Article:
2014 in Review: Mike Rose, tinyBuild - Breaking down the barriers between mobile and hardcore gaming

Future trends from the remembrance of things past

2014 in Review: Mike Rose, tinyBuild - Breaking down the barriers between mobile and hardcore gaming

As 2014 begins to fade into memory, we're taking a look back at the events that have dominated the last 12 months in mobile gaming.

As such, we've asked the industry's great and good to give us their take on the year, as well as predicting the trends that will dominate in 2015.

A one-time scribe at Pocket Gamer, Mike Rose has crossed to the light side and is now "a kind of mashup between the village's new town crier and talent scout" at indie developer-turned-publisher tinyBuild Games.

Pocket Gamer: What was the most significant news in 2014?

Mike Rose: I really want virtual reality to finally happen, so Facebook buying Oculus was the big news for me.

When a company like Facebook throws $2 billion at something, you know that they *need* it to work out, so I can imagine that we're going to see VR have its best shot at succeeding in the next few years as a result. Whether it will actually take off this time is another matter!

How did your business focus change in 2014?

TinyBuild went multiplatform in 2014! We were originally a PC-only developer and publisher, but there's so many opportunities outside of PC now that it seems silly not to spread ourselves, especially when the company has already had success, and can afford to experiment.

We've got a bunch of games coming to mobile in the next several months, and we've got a handful of console games on the way in 2015 too.

SpeedRunners is the foundation for tinyBuild's growth

I think the most significant news for tinyBuild this year is just how big SpeedRunners has been for us.

The game is still only in Early Access on Steam, but it's seen an explosion of popularity over the last six months especially, allowing us to really ramp up our business elsewhere (hence going multiformat). The game isn't showing signs of slowing down either, so the company is in pretty damn good health at the moment!

What was your favourite mobile game of the year?

Arg, tough one. I'd say Threes... or maybe 80 Days... no wait, Framed. No, actually, Monument Valley. Helix! Desert Golfing!

I can't answer this question, sorry - there was way too many good mobile games this year.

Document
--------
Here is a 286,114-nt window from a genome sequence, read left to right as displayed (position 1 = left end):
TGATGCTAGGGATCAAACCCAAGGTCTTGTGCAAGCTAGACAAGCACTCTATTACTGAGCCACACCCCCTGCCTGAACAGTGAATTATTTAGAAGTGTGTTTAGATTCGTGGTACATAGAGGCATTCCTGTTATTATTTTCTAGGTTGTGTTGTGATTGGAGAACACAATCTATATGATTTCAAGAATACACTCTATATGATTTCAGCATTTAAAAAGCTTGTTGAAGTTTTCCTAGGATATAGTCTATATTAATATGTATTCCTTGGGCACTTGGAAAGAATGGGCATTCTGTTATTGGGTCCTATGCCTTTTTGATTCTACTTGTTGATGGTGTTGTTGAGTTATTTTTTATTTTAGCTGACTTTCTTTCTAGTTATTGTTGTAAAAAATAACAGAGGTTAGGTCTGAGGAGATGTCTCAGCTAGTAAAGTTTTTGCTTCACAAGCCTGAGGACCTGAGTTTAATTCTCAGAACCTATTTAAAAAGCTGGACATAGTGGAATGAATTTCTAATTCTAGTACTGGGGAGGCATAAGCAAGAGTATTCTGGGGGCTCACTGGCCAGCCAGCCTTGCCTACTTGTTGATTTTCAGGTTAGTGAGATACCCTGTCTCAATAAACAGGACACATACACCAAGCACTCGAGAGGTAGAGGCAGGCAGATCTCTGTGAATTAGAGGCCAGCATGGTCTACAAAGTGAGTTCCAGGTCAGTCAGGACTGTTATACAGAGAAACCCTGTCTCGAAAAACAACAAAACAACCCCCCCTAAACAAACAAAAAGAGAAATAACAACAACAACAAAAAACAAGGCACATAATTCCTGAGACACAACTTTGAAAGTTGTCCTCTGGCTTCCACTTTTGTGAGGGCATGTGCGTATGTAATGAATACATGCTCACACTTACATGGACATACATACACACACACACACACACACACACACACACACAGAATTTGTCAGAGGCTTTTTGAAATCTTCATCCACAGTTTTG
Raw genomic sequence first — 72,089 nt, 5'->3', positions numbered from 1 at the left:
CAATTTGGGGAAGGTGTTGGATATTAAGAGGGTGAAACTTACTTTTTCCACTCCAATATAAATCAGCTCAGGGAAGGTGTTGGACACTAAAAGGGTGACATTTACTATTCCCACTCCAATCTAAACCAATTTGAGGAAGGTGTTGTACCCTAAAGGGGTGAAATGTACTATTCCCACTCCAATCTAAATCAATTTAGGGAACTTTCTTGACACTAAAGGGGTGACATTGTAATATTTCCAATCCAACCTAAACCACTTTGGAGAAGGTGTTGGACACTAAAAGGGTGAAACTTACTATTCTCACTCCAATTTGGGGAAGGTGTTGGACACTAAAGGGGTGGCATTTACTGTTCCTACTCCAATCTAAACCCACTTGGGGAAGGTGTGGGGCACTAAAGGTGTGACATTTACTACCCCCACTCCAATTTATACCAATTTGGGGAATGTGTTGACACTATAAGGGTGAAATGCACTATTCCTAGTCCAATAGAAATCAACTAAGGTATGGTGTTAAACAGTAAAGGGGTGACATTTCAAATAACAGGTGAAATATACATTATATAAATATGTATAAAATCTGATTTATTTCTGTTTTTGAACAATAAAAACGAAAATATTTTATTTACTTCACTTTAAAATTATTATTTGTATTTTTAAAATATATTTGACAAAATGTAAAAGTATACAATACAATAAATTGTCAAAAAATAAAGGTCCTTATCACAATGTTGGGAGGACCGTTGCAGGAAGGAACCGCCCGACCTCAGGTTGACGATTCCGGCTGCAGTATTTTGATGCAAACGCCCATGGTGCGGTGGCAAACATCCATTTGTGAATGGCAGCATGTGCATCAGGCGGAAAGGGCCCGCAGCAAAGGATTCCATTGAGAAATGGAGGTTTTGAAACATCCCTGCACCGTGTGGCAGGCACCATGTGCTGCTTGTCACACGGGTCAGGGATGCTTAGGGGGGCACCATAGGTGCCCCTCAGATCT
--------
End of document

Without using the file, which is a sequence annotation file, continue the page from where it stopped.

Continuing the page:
2014 was the year, in my opinion, that mobile finally showed true signs of maturing. It's part of the reason that tinyBuild is so excited to enter the mobile space now.

What do you predict will be the most important markets for your games in 2015?

We want to start by scouting out which markets work for mobile, and sort of go from there.

We're aware of the popularity of mobile games in the East, of course, and from what I understand games that are specifically catered for Eastern audiences do best. So I think the plan will be to build up a mobile fanbase in Europe, the US etc first, and then see where we stand with regards to targetting Taiwan, Japan, Hong Kong.

What do you predict will be the most important trends in 2015?

I'd love to see 2015 be the year that negative perceptions of mobile gaming were well and truly squashed.
Mike Rose

I think a lot of people will start focusing on all the mobile VR stuff that's going on, but I think it's not going to be worth gunning for just yet - the tech needs time to mature before it'll be worth exploring.

Rather, I think a lot of smaller devs are going to be looking at all the big popular mobile games that have been taking up the headlines this year, and thinking "Hey, we could do that too!"

That's my hope, anyway - I'd love to see 2015 be the year that negative perceptions of mobile gaming were well and truly squashed.

What's your New Year's resolution and what resolution would you enforce on the industry?

Oh man, I don't do New Year's resolutions because I never stick to them. But if you're going to put me on the spot, I'd say my own personal resolution is do some exercise so I don't end up a withered stick figure by the age of 35.

As for a resolution for the games industry, I hope that in 2015 we break down the barrier between "mobile games" and "hardcore games", and treat all games equally. I can dream!

Thanks to Mike for his time.

You can check out all of our 2014 in Review interviews here.

Contributing Editor

A Pocket Gamer co-founder, Jon is Contributing Editor at which means he acts like a slightly confused uncle who's forgotten where he's left his glasses. As well as letters and cameras, he likes imaginary numbers and legumes.


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